Proposal 23: What will become of high school football rivalries?

  • Antioch football coach Brian Glashagel is adamantly against Proposal 23, which in 2021 will eliminate conferences and replace them with districts determined by the Illinois High School Association.

      Antioch football coach Brian Glashagel is adamantly against Proposal 23, which in 2021 will eliminate conferences and replace them with districts determined by the Illinois High School Association. Steve Lundy | Staff Photographer

 
 

Sometimes the track would get painted.

Sometimes it was the football press box or the baseball dugouts.

Sometimes it was all of the above.

Those were just a few of the shenanigans that may have taken place during the week that Conant played Schaumburg in football.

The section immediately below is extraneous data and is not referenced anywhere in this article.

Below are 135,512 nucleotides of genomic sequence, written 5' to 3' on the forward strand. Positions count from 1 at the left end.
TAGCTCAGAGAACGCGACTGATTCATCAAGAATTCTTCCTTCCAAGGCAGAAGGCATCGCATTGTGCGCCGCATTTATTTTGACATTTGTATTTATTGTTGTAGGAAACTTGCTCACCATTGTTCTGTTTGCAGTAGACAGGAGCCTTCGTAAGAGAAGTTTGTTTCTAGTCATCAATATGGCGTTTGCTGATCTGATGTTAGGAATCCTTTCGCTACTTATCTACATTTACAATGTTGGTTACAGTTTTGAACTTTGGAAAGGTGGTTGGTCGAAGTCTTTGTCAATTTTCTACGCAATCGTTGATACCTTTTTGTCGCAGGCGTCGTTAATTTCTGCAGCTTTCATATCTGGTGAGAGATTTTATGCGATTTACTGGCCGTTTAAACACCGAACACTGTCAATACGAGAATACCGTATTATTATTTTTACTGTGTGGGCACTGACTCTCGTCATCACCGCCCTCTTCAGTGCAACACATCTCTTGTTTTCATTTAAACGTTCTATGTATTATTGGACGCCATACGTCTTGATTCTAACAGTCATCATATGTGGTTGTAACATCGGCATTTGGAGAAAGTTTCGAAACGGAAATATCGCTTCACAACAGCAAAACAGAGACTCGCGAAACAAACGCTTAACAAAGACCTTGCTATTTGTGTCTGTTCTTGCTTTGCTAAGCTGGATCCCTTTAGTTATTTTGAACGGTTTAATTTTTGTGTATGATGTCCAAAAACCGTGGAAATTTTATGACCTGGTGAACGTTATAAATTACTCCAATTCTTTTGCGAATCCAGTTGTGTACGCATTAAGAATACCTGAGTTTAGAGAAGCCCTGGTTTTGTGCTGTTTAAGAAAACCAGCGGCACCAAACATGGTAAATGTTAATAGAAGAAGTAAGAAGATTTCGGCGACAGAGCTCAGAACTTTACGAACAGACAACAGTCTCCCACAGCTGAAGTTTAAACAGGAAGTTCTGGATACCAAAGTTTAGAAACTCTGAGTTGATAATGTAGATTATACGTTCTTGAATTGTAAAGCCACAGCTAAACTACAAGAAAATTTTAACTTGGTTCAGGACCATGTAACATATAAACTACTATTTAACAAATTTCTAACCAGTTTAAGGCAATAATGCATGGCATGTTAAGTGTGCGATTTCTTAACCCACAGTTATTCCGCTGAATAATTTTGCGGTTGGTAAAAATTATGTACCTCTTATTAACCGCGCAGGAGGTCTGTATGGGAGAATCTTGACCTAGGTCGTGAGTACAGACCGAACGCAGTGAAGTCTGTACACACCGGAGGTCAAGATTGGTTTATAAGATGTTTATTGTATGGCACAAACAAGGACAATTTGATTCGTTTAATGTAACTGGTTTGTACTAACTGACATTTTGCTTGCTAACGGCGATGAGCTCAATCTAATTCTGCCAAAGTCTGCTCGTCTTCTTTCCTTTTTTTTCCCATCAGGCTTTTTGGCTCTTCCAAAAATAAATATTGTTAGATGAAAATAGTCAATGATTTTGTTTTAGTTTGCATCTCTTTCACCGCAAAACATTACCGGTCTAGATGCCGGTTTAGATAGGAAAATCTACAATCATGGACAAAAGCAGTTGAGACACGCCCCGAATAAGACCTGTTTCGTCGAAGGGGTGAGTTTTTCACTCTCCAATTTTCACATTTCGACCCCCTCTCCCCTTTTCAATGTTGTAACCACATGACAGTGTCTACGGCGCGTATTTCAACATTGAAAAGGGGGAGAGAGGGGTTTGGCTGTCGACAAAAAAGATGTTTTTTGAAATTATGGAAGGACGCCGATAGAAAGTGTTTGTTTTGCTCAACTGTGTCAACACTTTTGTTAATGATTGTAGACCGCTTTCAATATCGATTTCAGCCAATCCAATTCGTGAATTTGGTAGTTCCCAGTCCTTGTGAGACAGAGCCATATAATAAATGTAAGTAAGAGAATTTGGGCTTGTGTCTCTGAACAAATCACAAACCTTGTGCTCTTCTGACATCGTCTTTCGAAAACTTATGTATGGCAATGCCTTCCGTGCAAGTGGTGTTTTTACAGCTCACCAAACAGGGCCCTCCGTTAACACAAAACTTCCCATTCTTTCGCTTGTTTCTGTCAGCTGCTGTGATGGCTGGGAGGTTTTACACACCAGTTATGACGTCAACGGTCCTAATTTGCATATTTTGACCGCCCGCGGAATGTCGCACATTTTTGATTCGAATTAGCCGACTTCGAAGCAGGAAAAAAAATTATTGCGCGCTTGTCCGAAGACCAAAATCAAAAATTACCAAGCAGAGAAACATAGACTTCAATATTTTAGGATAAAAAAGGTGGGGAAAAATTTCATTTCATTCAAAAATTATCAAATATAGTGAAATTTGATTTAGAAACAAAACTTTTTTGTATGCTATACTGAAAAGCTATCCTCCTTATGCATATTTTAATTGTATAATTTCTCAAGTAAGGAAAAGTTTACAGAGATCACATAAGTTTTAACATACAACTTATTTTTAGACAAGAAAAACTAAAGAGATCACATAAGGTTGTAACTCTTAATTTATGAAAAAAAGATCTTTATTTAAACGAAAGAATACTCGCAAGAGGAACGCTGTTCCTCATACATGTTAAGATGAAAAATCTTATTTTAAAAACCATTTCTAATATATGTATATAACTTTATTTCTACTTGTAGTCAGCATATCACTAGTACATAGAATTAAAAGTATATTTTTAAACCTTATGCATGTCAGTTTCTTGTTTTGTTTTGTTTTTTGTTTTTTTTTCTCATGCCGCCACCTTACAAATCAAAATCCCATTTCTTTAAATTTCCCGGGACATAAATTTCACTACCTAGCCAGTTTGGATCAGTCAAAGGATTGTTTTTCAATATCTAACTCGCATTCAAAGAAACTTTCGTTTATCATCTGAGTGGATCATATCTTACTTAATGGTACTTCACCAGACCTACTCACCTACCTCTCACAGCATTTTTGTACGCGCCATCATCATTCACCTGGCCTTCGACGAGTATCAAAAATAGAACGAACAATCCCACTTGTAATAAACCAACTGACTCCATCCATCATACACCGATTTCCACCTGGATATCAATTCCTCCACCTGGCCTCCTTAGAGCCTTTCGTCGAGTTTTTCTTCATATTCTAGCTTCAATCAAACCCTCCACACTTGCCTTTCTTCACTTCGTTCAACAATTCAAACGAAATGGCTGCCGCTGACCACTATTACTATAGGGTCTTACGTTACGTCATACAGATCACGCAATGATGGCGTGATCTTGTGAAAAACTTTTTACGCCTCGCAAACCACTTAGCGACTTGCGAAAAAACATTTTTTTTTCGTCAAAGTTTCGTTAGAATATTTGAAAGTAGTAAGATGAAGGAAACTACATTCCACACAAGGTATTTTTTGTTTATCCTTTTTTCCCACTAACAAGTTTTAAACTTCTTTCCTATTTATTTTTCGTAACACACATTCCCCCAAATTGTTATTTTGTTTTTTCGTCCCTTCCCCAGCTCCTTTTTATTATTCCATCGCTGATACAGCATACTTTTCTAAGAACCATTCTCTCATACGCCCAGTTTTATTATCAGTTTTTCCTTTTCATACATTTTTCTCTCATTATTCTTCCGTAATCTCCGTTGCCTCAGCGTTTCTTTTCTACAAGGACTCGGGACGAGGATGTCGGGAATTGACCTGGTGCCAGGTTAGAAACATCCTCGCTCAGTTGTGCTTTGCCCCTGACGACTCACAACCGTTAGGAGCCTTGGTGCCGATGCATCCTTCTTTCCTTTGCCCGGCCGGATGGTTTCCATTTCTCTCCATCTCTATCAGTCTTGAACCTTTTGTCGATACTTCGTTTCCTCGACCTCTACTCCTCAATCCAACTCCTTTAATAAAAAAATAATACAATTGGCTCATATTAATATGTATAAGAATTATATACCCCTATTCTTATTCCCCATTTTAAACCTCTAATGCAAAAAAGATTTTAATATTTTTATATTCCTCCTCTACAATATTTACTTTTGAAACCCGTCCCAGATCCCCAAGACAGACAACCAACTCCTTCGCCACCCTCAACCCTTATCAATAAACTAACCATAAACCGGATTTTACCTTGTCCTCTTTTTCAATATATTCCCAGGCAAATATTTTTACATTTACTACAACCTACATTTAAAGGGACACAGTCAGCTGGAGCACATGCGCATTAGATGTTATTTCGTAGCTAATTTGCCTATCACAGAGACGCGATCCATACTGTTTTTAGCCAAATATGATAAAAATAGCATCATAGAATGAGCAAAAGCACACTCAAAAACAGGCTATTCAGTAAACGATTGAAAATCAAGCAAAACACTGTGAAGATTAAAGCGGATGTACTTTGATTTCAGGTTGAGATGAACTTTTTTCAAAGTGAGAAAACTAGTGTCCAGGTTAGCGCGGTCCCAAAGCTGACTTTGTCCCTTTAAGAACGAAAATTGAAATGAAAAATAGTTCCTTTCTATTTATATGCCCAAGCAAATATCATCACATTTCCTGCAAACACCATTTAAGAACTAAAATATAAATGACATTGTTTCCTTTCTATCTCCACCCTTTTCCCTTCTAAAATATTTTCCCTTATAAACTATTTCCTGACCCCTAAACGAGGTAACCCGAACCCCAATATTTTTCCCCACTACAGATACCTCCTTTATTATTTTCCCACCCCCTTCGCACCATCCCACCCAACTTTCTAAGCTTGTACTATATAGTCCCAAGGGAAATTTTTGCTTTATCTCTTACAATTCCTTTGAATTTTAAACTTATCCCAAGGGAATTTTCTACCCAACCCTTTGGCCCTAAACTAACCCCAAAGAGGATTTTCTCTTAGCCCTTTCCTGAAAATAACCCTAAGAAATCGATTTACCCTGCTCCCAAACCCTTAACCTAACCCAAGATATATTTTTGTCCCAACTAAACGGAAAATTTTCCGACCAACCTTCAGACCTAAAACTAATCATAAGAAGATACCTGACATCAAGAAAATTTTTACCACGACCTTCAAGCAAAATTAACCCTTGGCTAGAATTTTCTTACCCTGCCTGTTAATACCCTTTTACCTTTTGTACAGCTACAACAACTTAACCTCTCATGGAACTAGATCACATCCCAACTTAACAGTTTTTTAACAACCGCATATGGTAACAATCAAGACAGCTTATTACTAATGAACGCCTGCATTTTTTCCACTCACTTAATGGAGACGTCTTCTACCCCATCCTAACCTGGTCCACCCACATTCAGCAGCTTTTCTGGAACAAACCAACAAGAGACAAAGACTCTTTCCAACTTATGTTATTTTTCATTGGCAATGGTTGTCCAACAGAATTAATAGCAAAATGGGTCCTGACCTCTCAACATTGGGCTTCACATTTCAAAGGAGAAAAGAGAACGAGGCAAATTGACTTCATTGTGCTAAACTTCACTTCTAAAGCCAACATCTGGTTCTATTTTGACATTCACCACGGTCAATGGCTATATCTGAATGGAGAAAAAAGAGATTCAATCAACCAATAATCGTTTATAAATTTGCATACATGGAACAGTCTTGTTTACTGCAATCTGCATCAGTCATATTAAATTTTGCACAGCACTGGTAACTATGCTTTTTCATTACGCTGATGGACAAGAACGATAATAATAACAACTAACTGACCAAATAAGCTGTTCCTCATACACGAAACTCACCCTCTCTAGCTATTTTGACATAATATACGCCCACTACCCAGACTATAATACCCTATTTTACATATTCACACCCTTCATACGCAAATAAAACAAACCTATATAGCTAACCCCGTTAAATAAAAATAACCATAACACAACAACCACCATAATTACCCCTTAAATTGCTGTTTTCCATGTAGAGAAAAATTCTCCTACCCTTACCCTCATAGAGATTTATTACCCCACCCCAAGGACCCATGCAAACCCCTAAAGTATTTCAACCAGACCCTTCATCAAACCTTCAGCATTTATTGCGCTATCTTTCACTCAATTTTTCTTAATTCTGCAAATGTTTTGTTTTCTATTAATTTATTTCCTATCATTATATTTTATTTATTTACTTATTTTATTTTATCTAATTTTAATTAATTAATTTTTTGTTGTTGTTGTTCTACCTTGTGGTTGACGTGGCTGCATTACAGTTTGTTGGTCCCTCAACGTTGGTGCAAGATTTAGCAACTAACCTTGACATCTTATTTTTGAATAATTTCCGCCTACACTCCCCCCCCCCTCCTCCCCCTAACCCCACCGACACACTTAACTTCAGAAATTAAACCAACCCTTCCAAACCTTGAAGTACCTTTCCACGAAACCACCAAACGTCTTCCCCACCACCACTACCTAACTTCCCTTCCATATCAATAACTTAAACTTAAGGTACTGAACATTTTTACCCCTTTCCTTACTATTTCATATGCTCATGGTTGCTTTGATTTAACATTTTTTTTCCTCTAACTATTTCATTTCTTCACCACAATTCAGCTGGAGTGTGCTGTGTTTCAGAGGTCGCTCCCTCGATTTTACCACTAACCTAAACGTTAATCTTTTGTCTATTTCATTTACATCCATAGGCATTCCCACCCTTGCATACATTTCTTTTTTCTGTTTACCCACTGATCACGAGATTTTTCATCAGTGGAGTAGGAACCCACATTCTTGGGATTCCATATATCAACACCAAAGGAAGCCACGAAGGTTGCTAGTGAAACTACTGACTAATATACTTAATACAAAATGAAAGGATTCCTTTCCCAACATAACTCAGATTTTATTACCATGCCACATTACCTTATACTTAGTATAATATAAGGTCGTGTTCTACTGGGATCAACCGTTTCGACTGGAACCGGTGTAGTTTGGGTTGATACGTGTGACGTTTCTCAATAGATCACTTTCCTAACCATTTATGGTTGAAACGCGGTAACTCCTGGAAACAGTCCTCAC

"It was the late 1980s and Conant-Schaumburg was a huge rivalry, a bitter rivalry," Brian Glashagel said. "There is a lot of history there."

Glashagel played football at Conant in the late '80s and was part of that rivalry madness with fellow Mid-Suburban League foe Schaumburg. Now he's the head football coach at Antioch, and is a part of a spirited Northern Lake County Conference football rivalry with Lakes High School.

Glashagel is worried that conference rivalries in Illinois high school football, the old, spirited and sometimes even bitter rivalries that go back decades and decades, are about to go extinct. And he says that will take away from one of the many things that can make the high school football experience so special.